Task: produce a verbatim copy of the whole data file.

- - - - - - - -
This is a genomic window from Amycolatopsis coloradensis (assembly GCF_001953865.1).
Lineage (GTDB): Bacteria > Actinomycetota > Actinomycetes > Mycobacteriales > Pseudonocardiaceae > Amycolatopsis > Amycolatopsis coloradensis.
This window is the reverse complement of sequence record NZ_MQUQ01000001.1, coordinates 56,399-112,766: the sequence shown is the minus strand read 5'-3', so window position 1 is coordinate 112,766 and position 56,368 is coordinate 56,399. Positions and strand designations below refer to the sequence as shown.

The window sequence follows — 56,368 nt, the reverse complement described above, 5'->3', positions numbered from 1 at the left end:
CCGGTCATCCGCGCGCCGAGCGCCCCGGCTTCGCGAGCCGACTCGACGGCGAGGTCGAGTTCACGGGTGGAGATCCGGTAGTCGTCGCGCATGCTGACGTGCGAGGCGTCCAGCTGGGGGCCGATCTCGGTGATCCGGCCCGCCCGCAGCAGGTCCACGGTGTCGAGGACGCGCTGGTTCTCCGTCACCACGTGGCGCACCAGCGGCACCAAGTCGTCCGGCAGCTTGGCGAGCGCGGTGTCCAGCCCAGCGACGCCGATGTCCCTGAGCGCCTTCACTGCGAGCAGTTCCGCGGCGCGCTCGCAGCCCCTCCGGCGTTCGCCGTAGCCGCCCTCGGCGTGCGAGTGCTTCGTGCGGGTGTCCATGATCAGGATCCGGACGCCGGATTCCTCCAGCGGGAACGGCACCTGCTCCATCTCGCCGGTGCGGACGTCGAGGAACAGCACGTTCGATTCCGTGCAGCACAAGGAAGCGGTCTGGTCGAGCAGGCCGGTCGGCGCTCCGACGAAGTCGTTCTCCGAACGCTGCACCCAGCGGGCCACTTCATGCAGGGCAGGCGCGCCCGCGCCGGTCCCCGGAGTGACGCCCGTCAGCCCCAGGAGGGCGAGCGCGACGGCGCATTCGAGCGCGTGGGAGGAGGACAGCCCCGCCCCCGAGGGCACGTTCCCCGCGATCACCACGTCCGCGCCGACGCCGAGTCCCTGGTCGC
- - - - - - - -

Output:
This is a genomic window from Amycolatopsis coloradensis (assembly GCF_001953865.1).
Lineage (GTDB): Bacteria > Actinomycetota > Actinomycetes > Mycobacteriales > Pseudonocardiaceae > Amycolatopsis > Amycolatopsis coloradensis.
This window is the reverse complement of sequence record NZ_MQUQ01000001.1, coordinates 56,399-112,766: the sequence shown is the minus strand read 5'-3', so window position 1 is coordinate 112,766 and position 56,368 is coordinate 56,399. Positions and strand designations below refer to the sequence as shown.

The window sequence follows — 56,368 nt, the reverse complement described above, 5'->3', positions numbered from 1 at the left end:
CCGGTCATCCGCGCGCCGAGCGCCCCGGCTTCGCGAGCCGACTCGACGGCGAGGTCGAGTTCACGGGTGGAGATCCGGTAGTCGTCGCGCATGCTGACGTGCGAGGCGTCCAGCTGGGGGCCGATCTCGGTGATCCGGCCCGCCCGCAGCAGGTCCACGGTGTCGAGGACGCGCTGGTTCTCCGTCACCACGTGGCGCACCAGCGGCACCAAGTCGTCCGGCAGCTTGGCGAGCGCGGTGTCCAGCCCAGCGACGCCGATGTCCCTGAGCGCCTTCACTGCGAGCAGTTCCGCGGCGCGCTCGCAGCCCCTCCGGCGTTCGCCGTAGCCGCCCTCGGCGTGCGAGTGCTTCGTGCGGGTGTCCATGATCAGGATCCGGACGCCGGATTCCTCCAGCGGGAACGGCACCTGCTCCATCTCGCCGGTGCGGACGTCGAGGAACAGCACGTTCGATTCCGTGCAGCACAAGGAAGCGGTCTGGTCGAGCAGGCCGGTCGGCGCTCCGACGAAGTCGTTCTCCGAACGCTGCACCCAGCGGGCCACTTCATGCAGGGCAGGCGCGCCCGCGCCGGTCCCCGGAGTGACGCCCGTCAGCCCCAGGAGGGCGAGCGCGACGGCGCATTCGAGCGCGTGGGAGGAGGACAGCCCCGCCCCCGAGGGCACGTTCCCCGCGATCACCACGTCCGCGCCGACGCCGAGTCCCTGGTCGC